Meryl Streep’s ‘Slave’ T-Shirt Sparks A Racial Controversy, But Is It Problematic?

Meryl Streep
Mary Rozzi/Time Out London

Meryl Streep and her Suffragette co-stars have been criticised by activists for appearing in a photoshoot wearing T-shirts bearing a controversial slogan.

Photographs of the actress and her castmates in tops emblazoned with the legend “I’d rather be a rebel than a slave” appeared in British magazine Time Out London last week (ends04Oct15).

The words are taken from a quote by iconic women’s rights activist Emmeline Pankhurst, who is played by Meryl in the new film, but the shoot has sparked an outcry among human rights campaigners.

In the U.S., the term “rebel” was often used to refer to those who fought to preserve slavery on the Confederate side during the American Civil War.

Kevin Powell, a prominent African-American activist and author, has now warned the photoshoot’s reference to slavery may undermine its message of equality.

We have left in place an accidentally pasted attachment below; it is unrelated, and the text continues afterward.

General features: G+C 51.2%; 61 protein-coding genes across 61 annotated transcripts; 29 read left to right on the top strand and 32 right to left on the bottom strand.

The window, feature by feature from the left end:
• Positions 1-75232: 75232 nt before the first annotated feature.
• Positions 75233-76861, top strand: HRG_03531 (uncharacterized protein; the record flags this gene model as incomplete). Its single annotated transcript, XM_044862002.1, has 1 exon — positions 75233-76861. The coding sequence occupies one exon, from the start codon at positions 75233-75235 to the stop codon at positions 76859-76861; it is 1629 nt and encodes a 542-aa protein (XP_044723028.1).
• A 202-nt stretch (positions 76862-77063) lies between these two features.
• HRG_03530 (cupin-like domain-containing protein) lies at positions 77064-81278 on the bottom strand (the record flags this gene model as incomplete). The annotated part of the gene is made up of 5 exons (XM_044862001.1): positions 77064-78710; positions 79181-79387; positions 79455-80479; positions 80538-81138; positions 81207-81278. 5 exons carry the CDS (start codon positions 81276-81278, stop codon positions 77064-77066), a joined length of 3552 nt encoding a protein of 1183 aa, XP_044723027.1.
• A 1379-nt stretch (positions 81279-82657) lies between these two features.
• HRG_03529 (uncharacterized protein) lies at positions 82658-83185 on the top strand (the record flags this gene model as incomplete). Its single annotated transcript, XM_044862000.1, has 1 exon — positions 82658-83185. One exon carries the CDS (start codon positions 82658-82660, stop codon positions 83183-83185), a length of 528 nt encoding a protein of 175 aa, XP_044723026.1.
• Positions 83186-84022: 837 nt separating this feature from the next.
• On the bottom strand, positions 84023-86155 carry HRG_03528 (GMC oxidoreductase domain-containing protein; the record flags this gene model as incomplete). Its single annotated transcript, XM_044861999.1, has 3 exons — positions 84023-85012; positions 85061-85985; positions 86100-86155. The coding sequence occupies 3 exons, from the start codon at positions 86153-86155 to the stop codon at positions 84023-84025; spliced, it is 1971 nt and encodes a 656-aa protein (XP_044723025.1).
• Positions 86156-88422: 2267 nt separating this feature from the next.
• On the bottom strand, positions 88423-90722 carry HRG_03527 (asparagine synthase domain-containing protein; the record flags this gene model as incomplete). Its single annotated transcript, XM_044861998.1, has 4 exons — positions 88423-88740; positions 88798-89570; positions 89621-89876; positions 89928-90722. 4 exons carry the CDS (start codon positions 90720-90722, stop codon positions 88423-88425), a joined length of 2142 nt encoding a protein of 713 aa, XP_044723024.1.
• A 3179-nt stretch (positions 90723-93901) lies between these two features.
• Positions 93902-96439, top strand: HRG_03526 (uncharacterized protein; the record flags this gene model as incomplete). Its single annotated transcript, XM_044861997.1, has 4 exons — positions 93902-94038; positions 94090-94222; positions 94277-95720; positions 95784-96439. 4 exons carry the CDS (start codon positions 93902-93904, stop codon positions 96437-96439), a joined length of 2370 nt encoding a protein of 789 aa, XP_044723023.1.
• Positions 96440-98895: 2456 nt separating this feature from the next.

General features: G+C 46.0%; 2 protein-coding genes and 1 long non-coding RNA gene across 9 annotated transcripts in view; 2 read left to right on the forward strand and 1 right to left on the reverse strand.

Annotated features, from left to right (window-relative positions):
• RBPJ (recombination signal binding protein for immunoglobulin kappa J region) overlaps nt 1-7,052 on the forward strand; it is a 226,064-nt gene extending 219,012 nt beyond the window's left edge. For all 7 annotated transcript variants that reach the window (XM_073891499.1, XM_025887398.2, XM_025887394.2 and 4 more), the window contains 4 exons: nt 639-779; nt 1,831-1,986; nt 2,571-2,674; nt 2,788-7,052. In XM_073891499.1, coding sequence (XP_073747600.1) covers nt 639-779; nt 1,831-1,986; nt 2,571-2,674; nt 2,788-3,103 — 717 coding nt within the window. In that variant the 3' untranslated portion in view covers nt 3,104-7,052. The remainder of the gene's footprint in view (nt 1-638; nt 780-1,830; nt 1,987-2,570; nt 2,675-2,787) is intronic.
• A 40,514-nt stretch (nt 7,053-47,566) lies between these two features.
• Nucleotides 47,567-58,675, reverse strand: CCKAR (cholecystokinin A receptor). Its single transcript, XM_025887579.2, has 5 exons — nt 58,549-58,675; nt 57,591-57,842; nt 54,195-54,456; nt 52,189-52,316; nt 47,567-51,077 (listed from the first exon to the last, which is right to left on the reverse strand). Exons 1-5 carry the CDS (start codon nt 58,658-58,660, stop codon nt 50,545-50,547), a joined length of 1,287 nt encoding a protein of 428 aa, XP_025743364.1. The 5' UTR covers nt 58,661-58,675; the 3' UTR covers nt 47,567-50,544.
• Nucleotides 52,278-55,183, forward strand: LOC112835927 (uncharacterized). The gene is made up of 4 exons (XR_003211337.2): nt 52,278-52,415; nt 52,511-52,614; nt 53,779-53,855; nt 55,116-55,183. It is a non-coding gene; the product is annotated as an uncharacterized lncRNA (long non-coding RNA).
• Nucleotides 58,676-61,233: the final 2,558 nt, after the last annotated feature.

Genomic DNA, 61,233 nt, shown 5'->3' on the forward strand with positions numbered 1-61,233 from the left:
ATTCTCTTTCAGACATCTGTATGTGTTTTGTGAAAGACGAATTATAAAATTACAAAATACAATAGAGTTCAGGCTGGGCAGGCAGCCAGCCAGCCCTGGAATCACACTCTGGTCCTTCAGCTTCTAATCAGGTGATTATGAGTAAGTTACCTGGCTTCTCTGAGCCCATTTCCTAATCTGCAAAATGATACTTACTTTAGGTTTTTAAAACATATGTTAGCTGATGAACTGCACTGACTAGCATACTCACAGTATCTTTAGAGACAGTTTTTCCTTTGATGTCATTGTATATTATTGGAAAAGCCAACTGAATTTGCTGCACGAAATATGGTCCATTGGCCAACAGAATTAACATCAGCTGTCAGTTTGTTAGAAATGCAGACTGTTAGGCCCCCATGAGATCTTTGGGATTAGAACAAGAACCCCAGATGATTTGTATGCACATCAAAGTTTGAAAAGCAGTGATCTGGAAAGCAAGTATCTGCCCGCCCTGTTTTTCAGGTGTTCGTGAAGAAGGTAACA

“I think my white sisters and brothers like Meryl Streep, no matter how famous or talented, need to understand that slavery or references to slavery is not something to take lightly,” Powell tells WENN, “It is one of history’s great crimes against humanity, and we still feel the effects of it, in America, in Europe, across the planet, here in the 21st century. While I am very much an ally to women and girls in the work for equality on all levels, I think we’ve got to be mindful of dissing others while calling for our own freedoms. What might be oppression to one group can easily become privilege and enthusiastic ignorance to another group.”

Priscilla Igwe of U.K. organisation The New Black Film Collective adds, “It is a little bit ill informed and ill judged. We don’t have a monopoly on slavery, slavery still exists today. But in this atmosphere one has to err on the side of caution when using certain trigger words.”

John Downie of the Society for the Advancement of Black Arts says, “I understand that people may be upset by this but maybe we should understand the context that Emmeline Pankhurst was coming from.”

Suffragette is set to premiere at the BFI London Film Festival in the British capital on Thursday night (07Oct15).

by WENN

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